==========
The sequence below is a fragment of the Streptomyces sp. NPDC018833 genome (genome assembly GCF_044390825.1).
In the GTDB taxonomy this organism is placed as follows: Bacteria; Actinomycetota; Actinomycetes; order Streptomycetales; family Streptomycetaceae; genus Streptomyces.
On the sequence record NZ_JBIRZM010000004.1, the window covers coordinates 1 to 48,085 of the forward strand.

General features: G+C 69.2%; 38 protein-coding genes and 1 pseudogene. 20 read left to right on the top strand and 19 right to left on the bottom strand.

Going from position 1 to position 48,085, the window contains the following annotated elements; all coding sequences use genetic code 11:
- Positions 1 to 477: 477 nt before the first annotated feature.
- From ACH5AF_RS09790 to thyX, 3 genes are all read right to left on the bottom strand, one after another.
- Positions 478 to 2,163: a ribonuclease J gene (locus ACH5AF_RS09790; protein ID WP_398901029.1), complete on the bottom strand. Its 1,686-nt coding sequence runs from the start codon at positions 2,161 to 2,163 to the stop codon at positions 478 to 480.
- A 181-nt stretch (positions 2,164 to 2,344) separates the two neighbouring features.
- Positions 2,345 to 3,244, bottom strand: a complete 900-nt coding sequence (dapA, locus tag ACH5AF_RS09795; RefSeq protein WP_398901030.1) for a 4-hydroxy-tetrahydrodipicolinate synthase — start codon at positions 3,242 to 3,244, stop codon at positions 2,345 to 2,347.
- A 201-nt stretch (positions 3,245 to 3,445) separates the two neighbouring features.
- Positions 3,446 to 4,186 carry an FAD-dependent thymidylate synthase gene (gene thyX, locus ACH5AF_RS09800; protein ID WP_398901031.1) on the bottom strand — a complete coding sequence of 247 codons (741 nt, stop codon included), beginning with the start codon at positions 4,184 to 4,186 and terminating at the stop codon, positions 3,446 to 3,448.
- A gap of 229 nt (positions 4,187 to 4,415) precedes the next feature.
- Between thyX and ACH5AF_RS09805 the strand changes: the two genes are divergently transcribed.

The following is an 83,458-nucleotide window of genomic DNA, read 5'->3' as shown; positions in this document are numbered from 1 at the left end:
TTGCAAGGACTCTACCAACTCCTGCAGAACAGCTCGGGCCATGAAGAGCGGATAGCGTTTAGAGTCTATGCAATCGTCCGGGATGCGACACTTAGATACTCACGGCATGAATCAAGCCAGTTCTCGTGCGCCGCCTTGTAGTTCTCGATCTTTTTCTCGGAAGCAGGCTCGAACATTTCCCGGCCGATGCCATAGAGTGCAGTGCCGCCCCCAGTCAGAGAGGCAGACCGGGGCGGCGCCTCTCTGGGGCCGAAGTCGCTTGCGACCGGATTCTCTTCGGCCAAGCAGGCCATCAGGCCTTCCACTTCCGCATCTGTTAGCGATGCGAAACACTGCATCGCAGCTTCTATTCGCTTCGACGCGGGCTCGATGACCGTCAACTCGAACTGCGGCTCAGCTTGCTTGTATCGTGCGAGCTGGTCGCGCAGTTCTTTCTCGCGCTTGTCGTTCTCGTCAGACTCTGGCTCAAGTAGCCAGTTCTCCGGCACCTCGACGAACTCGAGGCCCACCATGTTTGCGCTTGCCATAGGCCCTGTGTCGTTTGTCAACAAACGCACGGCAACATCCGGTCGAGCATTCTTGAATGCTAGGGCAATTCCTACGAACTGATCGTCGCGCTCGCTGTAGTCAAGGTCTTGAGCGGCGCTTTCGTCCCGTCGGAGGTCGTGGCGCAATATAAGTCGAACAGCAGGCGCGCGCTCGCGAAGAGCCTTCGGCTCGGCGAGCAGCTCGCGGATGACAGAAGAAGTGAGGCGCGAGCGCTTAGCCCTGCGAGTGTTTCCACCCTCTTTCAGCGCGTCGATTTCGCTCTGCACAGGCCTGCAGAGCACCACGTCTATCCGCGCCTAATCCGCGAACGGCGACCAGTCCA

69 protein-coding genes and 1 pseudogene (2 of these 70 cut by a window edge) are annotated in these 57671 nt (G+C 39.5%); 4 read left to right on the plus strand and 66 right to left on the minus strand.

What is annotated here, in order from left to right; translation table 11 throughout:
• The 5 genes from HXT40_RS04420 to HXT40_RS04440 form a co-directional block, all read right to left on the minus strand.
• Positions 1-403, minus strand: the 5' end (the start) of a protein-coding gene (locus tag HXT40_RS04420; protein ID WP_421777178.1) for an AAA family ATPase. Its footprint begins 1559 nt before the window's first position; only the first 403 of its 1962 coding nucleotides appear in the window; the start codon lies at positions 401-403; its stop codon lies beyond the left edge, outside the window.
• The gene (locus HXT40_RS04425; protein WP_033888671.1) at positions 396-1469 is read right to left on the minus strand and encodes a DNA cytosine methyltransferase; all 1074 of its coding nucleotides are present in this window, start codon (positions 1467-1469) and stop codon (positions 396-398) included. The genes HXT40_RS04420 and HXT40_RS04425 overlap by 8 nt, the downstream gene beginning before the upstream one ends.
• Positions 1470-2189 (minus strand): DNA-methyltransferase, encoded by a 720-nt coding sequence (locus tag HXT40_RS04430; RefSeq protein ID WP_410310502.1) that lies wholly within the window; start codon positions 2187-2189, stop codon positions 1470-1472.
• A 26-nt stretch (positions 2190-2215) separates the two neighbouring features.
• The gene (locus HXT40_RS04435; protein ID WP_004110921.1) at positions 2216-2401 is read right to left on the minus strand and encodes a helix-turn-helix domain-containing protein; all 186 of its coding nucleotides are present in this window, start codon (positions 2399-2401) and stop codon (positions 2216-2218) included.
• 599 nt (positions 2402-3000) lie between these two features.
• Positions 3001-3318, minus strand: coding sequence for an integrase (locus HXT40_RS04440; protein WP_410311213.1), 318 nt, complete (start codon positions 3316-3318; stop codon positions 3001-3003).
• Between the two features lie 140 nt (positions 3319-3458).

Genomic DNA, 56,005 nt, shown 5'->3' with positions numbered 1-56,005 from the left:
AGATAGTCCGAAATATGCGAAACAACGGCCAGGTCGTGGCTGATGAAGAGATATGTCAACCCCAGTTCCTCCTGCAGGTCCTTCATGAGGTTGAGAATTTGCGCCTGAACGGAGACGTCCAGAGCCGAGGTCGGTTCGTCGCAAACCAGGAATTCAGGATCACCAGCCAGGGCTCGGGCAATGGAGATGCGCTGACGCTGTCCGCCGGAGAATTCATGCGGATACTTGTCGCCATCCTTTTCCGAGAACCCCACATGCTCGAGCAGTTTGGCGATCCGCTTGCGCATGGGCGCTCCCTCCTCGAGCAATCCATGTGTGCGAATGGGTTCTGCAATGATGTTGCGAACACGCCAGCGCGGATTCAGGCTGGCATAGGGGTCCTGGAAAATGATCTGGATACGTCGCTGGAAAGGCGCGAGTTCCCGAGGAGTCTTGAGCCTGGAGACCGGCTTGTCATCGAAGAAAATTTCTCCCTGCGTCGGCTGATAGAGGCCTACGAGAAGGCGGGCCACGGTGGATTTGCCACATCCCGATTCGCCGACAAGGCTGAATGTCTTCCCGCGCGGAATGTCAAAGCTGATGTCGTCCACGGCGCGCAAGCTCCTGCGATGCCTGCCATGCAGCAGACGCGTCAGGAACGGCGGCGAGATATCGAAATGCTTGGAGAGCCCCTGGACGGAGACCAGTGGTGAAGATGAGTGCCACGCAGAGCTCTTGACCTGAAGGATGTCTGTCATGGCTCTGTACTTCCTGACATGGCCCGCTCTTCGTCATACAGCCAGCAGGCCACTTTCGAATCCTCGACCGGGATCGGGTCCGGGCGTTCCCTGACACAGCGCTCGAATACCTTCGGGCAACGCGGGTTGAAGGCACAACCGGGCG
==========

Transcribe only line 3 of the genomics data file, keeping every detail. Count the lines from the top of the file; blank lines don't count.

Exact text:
On the sequence record NZ_JBIRZM010000004.1, the window covers coordinates 1 to 48,085 of the forward strand.